Beyonce Makes Lemonade: When life gives you lemons, make a visual album

By: Janai Gee

“I was served lemons, but I made lemonade.” — Hattie White, Jay-Z’s grandmother

     Beyonce showed the world her eleven stages of grief in her visual album Lemonade that premiered on Saturday April 23, 2016 at 9 p.m. on HBO. These stages Intuition, Denial, Anger, Apathy, Emptiness, Accountability, Reform, Forgiveness, Resurrection, Hope, and Redemption are representing a cycle of pain that Beyonce went through and represents what every black woman goes through as well.

     Lemonade starts out with Intuition which features Beyonce talking about the men in her life coming back home to her at three in the morning while lying to her about his whereabouts. In the next chapter Denial, she questions her marriage with Jay-Z. “Are you cheating on me?” is repeated over and over as she opens a door wearing a pretty yellow gown as water flows out.

     The Queen Bey is outraged with anger. With the famous “Hot Sauce” quote from Formation on her bat, she smashes a car window. Lemonade takes place in New Orleans. Bayous, plantation houses with the muddy, cloudy look that is everywhere. There’s a lot of deep southern culture with clothing and accessories. The South holds a symbol for African Americans. It’s where the slaves were tortured to work in the fields or in the house of their owners. The South also holds a history of music like jazz and blues, soul food like collard greens, fried chicken and red beans and rice. The South holds a special meaning to black culture and will remain forever.

     Beyonce had the Black Lives Matter movement shown with special guests, Sybrina Fulton, the mother of Trayvon Martin, and Lesley McSpadden the mother of Michael Brown. She demonstrates her political beliefs strongly  about police brutality to the black mothers who lost their sons as they hold up their pictures to the screen. This is very important because it shows the world what happened to these women who lost the most important people in their lives, their sons were unarmed, innocent young boys that died from being shot from policemen. This fits in with the cycle of grief.

     Lemonade also recognizes the importance of confidence every black female in the world should have. African American women have been impacted on the image of what beauty looks like, fighting a system that marginalizes black women of what they should be and not what they should become. Influential guests that also faced harsh criticism from society made special appearances in the album, like the model, Winnie Harlow who has a skin condition, Vitiligo. Harlow aims to show people that her skin condition doesn’t make her ugly to show other females that the skin they are in doesn’t make them ugly either. Tennis player, Serena Williams dances next to Queen B as she sits on her throne in the song, “Sorry”. Williams shows her confidence to the people that made ignorant comments about her body and demonstrates that she “Ain’t Sorry” to anyone. “Lemonade” was ranked No. 1 on the Billboard 200 chart, in the week ending on April 28, proving that it was the most popular album in the U.S. Her songs feature guest singers like James Blake in “Forward,” the Weeknd in “6 Inch,” and Kendrick Lamar in “Freedom.”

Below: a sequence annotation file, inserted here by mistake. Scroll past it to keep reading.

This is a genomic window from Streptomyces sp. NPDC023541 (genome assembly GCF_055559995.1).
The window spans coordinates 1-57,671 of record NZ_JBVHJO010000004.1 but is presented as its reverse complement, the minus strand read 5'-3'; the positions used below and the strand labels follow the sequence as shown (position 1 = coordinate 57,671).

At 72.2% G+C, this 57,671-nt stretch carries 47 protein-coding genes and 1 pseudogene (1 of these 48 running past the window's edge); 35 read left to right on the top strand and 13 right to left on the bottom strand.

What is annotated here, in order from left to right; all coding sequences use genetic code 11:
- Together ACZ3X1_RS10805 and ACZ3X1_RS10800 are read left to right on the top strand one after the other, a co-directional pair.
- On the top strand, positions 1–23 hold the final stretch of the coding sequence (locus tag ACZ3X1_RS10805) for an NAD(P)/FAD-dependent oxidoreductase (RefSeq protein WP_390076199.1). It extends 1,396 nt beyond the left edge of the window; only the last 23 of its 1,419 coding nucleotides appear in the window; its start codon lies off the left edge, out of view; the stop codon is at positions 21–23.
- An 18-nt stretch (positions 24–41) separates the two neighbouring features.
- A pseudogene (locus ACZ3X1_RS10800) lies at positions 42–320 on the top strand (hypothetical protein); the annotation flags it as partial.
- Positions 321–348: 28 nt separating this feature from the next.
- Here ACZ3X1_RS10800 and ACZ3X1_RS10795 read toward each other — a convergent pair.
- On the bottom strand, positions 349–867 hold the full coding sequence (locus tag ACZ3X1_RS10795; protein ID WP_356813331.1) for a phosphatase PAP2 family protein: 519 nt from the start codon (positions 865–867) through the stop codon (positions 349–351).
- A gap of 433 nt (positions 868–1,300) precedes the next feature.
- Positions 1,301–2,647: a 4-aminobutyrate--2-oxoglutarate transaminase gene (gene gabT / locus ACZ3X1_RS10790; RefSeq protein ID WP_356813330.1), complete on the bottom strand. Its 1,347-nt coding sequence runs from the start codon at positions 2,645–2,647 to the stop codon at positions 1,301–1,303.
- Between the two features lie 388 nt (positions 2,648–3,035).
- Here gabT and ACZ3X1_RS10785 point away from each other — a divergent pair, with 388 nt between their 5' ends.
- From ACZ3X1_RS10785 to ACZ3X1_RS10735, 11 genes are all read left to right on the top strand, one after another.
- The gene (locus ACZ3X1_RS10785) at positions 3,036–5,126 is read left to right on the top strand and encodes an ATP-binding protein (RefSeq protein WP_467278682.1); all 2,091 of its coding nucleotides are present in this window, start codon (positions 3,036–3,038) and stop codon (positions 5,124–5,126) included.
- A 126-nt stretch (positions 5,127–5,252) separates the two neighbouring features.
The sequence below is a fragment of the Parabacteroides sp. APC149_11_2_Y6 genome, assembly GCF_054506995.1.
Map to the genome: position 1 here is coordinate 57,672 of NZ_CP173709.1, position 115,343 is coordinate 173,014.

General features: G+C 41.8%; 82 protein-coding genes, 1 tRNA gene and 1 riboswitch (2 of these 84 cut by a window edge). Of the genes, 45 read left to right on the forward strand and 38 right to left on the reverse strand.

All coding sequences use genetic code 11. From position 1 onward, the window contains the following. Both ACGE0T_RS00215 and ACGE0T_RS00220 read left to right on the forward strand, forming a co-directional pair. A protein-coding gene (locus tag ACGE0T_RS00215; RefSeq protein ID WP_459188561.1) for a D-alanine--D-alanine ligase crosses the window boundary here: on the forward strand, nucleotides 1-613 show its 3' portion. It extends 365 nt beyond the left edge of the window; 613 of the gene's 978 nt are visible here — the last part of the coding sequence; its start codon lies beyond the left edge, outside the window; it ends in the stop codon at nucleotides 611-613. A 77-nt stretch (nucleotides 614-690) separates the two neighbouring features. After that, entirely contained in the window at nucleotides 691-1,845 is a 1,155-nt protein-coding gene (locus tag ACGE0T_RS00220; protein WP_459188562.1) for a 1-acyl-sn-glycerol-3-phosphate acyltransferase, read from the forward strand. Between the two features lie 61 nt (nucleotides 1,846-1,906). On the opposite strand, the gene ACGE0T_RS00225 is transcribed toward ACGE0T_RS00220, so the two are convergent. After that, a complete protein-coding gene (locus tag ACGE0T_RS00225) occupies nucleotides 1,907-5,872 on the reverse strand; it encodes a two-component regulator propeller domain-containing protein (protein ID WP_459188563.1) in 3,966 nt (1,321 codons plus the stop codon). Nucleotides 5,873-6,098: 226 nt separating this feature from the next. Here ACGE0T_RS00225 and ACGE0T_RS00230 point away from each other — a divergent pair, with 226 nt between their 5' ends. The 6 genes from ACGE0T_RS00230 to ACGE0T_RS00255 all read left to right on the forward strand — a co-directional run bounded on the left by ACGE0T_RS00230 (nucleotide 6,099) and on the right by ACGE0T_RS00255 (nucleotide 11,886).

Each song in the album shows how women reform after relationships are strained, a loved one passes away, or someone deals with problems that seem to never end. Beyonce mentions in her album that her rapper husband Jay-Z has cheated on her, stating, “He only want me when I’m not there/ He better call Becky with the good hair.” This created chaotic questions from the BeyHive fans and the whole internet, who were wondering, “who is ‘Becky?’” Rumours have been going around saying that designer Rachel Roy is “Becky,” after she posted a picture of her with her friends on instagram with the caption “Good hair don’t care, but we will take good lighting, for selfies, or self truth always, live in the life #nodramaqueens” just hours later after Lemonade premiered.

     Regardless of what the rumours say, Beyonce’s pain expressed in the album has been an inspiration to a lot of women who have faced similar struggles.

     Many people follow pop culture and look to Beyonce as a role model. The pop icon has taken on a new role as an activist, inspiring people to persevere through all the bad times in life, because sooner or later life will get better. Women have the strength and courage to rise above. Through this album, Beyonce shows that, like making lemonade, a relationship can be sour at first, but if you keep working to make it better, eventually it could be sweeter in the end.

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